Bad movies have robbed nature of some of its most impressive phenomenons, but I think sunsets might have gotten the worst of it. In film, they’re usually meant to kickstart one of two moments: a moment of mindfulness where the protagonist arrives at a crucial instance of clarity, or the moment when two starry-eyed lovers finally figure out how copulation works. It’s redundant, cheesy and potentially completely accurate.
Several studies have recently come out championing the correlation between observing natural beauty and longevity. Both in the abstract and in more tangible biological ways.
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Light Exposure and balance
Researchers have found that early light exposure can help us regulate our metabolism. Additionally, a study conducted by the University of Alberta in Edmonton, Canada disclosed increased instances of weight gain during the winter months, in part due to the absence of light. Of course, there are plenty of adverse effects associated with overexposure, but the proposed physical profits of sun rays aren’t as frequently discussed.
Sunlight leads to surges of the mood-boosting hormone known as serotonin. When levels of serotonin become too low, you have a much higher risk of developing seasonal affective disorder; a condition more than 20% of Americans suffer from each year. Light therapy is being considered more and more as a method of better managing conditions like insomnia, seasonal depression and even major non-seasonal depression.
There is also a freshet of somatic benefits to penciling in a morning or two to take in a sunset. A 2008 study furthered research intended to confirm the major role sun rays play in bone health. Exposure to the ultraviolet-B radiation produced by the sun causes the skin to create Vitamin D.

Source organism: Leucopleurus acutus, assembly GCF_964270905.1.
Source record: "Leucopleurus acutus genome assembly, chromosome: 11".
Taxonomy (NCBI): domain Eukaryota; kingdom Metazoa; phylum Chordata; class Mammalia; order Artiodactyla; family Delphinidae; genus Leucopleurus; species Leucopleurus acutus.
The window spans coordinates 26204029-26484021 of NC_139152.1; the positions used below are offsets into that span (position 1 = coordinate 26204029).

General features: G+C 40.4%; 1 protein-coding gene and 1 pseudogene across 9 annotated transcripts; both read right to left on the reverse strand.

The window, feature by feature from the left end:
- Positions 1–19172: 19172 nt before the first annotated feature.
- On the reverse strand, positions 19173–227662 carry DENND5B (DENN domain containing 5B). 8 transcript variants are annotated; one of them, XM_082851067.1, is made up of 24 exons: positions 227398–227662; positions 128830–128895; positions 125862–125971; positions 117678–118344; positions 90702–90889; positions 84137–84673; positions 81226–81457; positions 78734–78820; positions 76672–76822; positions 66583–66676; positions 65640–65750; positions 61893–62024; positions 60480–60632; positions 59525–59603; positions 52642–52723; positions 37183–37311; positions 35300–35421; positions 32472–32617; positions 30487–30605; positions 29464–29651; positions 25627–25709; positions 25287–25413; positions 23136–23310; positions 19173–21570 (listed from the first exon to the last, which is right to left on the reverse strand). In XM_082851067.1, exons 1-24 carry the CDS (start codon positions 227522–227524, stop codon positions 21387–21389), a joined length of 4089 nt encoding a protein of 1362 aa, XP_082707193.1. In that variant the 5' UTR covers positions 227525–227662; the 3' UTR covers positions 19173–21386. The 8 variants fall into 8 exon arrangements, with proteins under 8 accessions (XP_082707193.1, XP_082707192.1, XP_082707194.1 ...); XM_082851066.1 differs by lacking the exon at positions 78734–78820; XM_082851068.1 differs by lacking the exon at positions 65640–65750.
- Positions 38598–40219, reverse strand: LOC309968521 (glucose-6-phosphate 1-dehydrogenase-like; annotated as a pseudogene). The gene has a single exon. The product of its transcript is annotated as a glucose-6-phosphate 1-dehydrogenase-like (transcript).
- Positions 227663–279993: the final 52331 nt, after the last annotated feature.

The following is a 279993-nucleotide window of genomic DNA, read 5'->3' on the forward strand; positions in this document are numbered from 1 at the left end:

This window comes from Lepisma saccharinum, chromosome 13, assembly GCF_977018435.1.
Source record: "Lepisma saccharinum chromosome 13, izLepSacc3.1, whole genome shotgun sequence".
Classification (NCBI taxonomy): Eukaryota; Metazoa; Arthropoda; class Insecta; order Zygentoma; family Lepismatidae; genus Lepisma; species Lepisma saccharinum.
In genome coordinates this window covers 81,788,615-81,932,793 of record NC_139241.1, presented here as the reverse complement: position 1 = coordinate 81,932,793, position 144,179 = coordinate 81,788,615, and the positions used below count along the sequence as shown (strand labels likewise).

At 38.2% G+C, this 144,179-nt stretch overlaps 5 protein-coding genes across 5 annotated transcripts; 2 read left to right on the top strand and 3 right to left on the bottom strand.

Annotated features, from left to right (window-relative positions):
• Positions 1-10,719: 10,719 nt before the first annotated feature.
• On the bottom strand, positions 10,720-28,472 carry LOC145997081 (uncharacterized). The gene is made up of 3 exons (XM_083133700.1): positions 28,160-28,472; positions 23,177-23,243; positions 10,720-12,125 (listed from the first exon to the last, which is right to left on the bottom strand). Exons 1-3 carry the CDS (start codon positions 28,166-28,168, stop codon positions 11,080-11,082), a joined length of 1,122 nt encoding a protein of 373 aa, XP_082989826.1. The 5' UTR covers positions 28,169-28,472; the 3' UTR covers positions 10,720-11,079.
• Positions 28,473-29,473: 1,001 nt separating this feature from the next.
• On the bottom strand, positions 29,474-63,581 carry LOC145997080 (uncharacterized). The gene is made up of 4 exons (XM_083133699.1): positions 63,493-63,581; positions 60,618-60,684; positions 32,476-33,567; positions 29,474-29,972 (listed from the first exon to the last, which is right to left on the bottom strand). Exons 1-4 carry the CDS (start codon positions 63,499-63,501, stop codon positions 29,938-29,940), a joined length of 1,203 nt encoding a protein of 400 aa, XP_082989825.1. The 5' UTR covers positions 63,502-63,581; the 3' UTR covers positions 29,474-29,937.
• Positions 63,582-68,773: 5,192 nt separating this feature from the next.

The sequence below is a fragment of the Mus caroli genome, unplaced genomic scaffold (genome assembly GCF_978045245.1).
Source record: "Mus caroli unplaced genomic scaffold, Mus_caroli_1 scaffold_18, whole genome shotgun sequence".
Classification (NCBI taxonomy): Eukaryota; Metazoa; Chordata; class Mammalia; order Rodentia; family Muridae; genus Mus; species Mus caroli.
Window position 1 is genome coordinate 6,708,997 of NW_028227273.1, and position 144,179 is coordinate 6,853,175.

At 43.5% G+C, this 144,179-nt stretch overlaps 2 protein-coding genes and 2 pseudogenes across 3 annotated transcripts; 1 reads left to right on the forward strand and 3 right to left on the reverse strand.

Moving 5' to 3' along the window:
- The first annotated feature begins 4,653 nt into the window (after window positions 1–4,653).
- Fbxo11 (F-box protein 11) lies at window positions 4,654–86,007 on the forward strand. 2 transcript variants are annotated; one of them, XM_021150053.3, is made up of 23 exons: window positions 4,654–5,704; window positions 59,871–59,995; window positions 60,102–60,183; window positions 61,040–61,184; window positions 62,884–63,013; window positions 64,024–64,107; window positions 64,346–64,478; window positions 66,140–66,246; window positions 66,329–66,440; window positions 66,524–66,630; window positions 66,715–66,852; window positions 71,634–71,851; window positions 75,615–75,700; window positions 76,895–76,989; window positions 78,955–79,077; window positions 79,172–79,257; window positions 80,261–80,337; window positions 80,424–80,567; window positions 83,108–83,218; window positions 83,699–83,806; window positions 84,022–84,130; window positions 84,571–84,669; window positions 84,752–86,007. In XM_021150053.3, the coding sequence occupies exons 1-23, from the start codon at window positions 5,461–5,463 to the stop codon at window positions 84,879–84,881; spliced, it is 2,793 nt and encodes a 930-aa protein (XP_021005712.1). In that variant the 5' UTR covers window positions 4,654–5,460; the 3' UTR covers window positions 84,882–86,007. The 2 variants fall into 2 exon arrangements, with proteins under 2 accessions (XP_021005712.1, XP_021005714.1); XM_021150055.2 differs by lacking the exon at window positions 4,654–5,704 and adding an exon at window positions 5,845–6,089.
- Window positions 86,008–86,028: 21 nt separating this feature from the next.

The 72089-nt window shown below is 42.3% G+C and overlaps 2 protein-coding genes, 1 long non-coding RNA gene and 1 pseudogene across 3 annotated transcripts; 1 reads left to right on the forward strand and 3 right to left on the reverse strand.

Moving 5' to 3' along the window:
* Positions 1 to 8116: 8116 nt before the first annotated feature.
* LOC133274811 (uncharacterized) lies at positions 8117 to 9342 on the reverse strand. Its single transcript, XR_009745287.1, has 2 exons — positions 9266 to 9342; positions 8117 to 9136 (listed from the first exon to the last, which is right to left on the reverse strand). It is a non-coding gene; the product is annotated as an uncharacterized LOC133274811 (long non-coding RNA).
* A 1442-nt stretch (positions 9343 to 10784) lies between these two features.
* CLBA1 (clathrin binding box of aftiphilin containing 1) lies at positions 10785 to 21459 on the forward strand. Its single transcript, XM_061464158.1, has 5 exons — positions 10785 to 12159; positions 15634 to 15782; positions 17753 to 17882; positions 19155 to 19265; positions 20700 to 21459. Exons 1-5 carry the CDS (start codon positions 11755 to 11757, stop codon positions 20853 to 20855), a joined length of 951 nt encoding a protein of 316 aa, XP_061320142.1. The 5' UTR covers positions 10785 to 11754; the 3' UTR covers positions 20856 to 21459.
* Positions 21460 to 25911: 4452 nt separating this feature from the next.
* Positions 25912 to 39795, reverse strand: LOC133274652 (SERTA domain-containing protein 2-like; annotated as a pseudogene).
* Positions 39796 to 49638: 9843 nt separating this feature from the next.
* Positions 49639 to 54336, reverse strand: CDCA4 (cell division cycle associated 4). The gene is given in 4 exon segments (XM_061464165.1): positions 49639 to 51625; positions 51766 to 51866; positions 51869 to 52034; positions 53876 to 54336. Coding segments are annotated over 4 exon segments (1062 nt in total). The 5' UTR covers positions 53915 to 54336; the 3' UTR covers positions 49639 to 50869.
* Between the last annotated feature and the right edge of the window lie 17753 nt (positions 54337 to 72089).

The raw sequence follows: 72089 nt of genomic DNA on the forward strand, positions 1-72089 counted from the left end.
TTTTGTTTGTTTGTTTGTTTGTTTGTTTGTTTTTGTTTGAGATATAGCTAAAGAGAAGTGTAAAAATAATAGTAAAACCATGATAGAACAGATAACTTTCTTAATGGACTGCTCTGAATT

“Unlike other essential vitamins, which must be obtained from food, vitamin D can be synthesized in the skin through a photosynthetic reaction triggered by exposure to UVB radiation. The efficiency of production depends on the number of UVB photons that penetrate the skin, a process that can be curtailed by clothing, excess body fat, sunscreen, and the skin pigment melanin,” says the study’s lead author M. Nathaniel Mead.
According to Felice Gersh, MD watching sunsets can reduce the stress hormone called cortisol. Moreover, it causes surges in melatonin production, a hormone that decreases oxidative stress and inflammation. More than the studied biological effects, setting aside time to appreciate beautiful natural occurrences promotes other healthy activates, like mindfulness and patience. You can also enjoy sunrises while you do other physical activities, like jogging, or biking.
The emotional advantages of observing a sunset have been presented several times, via various mediums over the years and the results seem to speak for themselves.
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